The miracle of birth unfolded and a beautiful pink baby boy, with a shock of black hair, was lifted out of the water by his mother and taken into her arms.

The miracle of birth continued as the child transitioned from placental circulation to strong, normal breathing, and began his lifelong search for good food.

The miracle of birth continued as the mother stood and released her baby's placenta, with only minimal blood loss.

Mother and baby are well and happy.


Another mother is waiting for her baby to be born.

She is a mother who has experienced the cascade of interventions in her previous pregnancy, with induction of labour, epidural, caesarean birth, separation from her baby, the baby being given formula feeds, and weeks of distress, pain, bonding and breastfeeding difficulties.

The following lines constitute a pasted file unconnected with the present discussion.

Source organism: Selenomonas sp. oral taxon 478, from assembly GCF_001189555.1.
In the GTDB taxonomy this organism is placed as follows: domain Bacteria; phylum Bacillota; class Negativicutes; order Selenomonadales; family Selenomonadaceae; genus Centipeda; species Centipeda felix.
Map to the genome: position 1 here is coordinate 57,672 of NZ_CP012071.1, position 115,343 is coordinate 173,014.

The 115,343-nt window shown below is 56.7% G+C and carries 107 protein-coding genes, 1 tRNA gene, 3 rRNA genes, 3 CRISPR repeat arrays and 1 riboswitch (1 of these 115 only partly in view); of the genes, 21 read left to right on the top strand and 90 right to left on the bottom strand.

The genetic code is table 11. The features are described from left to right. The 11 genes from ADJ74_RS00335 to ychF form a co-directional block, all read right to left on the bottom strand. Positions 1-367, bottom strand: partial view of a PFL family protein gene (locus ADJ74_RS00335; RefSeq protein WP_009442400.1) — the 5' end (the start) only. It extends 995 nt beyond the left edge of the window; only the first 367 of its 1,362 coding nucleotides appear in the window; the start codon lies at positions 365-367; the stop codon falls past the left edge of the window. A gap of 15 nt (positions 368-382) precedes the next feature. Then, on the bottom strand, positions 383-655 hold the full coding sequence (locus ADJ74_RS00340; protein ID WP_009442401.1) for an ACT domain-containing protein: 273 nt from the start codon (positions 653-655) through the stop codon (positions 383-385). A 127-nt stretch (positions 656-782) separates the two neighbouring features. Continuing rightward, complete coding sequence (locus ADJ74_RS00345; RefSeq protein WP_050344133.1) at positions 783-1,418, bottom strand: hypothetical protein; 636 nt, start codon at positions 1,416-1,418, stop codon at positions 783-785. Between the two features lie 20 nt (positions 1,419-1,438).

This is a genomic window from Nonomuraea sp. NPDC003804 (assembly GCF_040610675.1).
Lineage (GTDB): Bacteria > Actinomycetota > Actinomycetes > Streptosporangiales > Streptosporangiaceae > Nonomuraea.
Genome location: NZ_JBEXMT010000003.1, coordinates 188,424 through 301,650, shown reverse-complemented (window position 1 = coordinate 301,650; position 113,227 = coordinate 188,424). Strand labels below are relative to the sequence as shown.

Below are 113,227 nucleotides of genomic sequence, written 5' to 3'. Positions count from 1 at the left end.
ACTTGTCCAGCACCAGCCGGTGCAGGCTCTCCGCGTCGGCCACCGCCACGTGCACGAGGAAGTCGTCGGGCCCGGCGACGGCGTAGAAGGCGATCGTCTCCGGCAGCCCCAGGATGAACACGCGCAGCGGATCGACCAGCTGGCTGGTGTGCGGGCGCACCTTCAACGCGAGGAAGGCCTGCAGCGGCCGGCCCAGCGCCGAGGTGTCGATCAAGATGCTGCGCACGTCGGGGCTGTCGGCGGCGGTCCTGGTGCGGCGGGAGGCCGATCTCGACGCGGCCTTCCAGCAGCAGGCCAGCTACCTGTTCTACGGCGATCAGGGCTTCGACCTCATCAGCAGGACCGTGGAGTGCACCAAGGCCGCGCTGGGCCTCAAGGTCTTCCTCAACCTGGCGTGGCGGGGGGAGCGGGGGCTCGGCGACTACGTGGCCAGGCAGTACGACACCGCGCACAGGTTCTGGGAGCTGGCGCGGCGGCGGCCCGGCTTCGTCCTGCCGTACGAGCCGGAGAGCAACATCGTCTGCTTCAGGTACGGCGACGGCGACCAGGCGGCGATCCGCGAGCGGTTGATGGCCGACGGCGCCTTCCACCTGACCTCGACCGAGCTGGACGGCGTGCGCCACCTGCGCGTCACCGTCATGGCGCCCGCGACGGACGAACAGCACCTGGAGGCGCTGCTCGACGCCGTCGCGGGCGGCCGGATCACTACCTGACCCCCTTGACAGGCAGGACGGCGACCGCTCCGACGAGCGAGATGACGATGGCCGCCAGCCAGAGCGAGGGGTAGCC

She is a mother who is longing to give birth to her baby, and who is learning to face her fears and work with a simple decision making process as each day passes.

Sunday, July 11, 2010

ANNOUNCING: Midwifery from my heart

Midwifery from my heart is the first in a new e-book series.

If you would like a copy of Midwifery from my heart, simply send a small donation of at least $10 to a charity providing services or relief for needy mothers and families, and let me know that you have done so when you request Midwifery from my heart. [email: joy@aitex.com.au ]

Charities to consider include
TEAR Australia